Every Monday morning, the students who attend my middle school get to sleep in and show up to school at 9 a.m. While students are rubbing the sleep from their eyes, the teachers at my school at there early to analyze data, reflect on best practices, and tweak lesson plans. This time of the week used to be focused mainly on assessments, until at some point last year, our administrators, with the help of our teacher-librarian decided that we would also use this time to form critical friend groups.
At first, hearing the word “critical” was not something I wanted to throw into the mix of an early Monday morning meeting, but then I learned what the purpose of these groups truly were: to examine student progress and effective strategies through discussion of colleagues. I was excited to get the chance pick my co-workers brains and find out what they were doing in their own classrooms–what worked for them and what they were struggling with.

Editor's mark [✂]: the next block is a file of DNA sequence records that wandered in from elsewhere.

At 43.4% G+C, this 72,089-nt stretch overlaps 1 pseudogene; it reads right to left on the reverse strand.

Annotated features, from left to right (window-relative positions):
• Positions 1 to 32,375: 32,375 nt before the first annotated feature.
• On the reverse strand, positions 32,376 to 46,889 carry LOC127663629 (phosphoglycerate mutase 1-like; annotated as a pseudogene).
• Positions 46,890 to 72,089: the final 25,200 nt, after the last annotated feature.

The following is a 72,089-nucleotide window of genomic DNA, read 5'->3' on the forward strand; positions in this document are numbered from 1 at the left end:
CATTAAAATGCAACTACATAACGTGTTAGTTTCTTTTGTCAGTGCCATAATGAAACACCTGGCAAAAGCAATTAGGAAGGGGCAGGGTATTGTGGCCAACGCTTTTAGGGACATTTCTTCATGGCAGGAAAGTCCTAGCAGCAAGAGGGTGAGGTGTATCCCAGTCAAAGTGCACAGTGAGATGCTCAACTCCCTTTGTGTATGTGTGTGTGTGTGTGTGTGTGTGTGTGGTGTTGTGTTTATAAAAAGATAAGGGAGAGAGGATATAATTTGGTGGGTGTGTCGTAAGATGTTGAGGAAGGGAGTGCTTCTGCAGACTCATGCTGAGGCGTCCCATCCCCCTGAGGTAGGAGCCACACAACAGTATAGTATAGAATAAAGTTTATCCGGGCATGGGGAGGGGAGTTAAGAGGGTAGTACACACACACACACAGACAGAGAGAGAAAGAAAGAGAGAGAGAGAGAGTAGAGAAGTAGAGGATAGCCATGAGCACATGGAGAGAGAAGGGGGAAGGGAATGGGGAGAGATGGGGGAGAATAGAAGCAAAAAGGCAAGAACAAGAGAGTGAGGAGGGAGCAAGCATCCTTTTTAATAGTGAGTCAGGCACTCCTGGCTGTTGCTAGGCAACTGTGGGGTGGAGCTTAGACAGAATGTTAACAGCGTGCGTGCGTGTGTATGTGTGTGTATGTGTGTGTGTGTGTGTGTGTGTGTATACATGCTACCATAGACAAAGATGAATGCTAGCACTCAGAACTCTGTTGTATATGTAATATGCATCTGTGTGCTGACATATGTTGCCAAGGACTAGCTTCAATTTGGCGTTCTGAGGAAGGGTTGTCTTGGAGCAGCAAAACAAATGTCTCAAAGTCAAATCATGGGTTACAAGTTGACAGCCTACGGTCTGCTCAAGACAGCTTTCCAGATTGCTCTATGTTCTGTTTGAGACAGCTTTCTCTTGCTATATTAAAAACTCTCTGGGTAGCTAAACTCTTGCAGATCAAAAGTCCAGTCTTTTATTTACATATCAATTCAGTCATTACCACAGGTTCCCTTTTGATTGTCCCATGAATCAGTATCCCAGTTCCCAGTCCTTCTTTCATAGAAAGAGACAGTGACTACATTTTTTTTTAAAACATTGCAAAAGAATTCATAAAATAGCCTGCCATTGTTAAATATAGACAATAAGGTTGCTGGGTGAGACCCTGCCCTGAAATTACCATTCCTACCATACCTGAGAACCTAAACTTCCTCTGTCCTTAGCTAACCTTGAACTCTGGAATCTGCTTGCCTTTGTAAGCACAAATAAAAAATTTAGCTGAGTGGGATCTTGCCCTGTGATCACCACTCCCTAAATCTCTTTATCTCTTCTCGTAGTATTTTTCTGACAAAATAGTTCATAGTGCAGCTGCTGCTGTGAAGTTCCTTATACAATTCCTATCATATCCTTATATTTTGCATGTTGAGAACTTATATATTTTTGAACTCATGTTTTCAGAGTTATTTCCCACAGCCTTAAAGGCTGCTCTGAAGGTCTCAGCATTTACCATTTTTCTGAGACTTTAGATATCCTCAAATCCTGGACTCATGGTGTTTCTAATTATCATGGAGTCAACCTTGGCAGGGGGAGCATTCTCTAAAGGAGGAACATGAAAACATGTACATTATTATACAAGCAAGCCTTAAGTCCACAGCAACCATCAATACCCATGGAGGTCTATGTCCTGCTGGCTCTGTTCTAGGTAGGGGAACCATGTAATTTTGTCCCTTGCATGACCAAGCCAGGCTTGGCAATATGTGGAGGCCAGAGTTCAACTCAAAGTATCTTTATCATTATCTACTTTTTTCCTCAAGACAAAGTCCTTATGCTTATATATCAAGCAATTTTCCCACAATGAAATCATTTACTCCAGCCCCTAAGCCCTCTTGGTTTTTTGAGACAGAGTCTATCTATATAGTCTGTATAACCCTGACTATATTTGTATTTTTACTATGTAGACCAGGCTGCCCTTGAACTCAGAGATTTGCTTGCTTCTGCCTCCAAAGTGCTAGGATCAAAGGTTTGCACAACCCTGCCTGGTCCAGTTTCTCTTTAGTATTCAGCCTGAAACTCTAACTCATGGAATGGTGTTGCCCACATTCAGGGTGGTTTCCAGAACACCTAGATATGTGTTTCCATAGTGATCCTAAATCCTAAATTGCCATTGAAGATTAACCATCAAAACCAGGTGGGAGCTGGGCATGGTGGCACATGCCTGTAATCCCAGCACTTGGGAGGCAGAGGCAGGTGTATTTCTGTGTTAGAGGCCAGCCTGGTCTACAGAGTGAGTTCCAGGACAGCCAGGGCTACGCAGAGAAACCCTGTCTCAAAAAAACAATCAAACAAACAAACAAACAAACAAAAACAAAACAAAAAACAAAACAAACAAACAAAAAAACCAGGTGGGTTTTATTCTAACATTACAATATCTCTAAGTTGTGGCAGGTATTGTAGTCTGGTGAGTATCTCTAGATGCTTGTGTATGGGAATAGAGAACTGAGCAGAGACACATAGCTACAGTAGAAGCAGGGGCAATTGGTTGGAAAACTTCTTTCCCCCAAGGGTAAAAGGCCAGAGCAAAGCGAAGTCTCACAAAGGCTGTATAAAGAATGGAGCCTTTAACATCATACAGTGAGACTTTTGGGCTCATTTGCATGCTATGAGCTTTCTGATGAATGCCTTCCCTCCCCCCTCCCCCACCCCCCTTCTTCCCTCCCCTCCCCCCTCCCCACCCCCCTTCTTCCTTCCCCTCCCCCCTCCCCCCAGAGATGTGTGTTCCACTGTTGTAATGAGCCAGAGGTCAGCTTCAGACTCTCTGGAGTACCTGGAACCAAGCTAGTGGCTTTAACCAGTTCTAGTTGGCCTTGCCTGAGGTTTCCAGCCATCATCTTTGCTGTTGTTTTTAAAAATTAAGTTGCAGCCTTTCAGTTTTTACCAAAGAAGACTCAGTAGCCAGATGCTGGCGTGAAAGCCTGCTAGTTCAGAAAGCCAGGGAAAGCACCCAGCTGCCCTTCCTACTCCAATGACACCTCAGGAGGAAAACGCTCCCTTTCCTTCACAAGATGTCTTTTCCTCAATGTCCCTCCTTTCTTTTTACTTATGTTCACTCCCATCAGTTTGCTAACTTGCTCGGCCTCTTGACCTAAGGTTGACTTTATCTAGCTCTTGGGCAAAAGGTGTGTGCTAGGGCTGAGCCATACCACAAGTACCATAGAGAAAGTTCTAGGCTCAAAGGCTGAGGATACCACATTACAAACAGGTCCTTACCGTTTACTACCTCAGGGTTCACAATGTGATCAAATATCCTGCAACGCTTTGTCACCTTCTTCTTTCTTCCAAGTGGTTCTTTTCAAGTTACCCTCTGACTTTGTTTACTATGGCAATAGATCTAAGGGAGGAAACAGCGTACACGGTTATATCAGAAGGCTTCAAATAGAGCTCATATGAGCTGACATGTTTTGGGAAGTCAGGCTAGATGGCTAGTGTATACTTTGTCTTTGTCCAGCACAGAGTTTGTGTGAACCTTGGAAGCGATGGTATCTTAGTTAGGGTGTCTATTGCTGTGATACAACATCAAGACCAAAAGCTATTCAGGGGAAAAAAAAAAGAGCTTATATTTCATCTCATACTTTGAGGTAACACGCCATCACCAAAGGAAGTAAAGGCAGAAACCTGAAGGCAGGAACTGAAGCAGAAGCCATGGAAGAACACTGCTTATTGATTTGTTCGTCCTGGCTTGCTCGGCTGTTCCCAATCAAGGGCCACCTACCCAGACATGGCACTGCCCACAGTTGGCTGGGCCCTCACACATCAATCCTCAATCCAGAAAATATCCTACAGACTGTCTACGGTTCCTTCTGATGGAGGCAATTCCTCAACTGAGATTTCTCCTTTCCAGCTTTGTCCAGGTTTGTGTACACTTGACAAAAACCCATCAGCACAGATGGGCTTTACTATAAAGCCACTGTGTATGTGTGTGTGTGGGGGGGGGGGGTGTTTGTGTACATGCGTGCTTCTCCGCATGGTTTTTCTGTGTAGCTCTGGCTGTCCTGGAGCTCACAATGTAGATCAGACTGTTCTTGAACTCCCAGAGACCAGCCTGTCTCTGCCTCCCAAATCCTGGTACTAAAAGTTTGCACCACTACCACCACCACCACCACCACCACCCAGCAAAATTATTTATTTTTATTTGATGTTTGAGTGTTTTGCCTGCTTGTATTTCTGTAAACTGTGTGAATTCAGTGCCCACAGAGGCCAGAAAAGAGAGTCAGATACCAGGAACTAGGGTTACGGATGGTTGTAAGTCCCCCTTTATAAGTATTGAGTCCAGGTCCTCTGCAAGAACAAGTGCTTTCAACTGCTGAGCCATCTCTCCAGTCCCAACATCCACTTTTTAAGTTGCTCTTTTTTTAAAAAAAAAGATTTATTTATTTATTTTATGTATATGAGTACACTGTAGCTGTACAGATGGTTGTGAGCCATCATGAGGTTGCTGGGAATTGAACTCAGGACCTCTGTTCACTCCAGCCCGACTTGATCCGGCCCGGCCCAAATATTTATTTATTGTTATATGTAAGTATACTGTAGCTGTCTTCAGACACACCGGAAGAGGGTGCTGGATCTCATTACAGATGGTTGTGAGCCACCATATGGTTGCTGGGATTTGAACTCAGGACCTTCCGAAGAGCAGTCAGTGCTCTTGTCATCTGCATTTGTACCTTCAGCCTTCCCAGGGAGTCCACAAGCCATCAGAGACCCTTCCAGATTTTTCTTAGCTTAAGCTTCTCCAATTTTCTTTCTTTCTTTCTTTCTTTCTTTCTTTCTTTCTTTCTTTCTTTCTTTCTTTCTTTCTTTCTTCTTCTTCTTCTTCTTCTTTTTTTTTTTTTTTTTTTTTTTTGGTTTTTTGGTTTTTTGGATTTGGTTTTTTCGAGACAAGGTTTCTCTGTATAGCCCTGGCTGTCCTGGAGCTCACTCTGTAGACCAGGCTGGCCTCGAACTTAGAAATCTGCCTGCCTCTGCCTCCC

For project number two of my Social Media and Digital Culture class, we’ve been asked to create an online networked learning space where people can participate, share, and learn about any given topic. I’ve decided to create one around effective writing instruction, as this is something that we teachers struggle with. Having listened closely in our previous CFG groups, I feel I’ve targeted a consistent issue that we all have the same fears and issue with. How do you make writing instruction effective and rigorous, but also make the process seem less daunting and more enjoyable from the student viewpoint? That’s just one of the questions that will lead the NLS.
So, this is my community. This is my tribe. My tribe is other teachers who could use a space to share and organize strategies, professional content, original content, etc. They are the people that I work closely with, and enjoy having these conversations with, but it is not limited to these people. Hopefully, this online community can be an extension of our insightful, reflective conversations held on Monday mornings.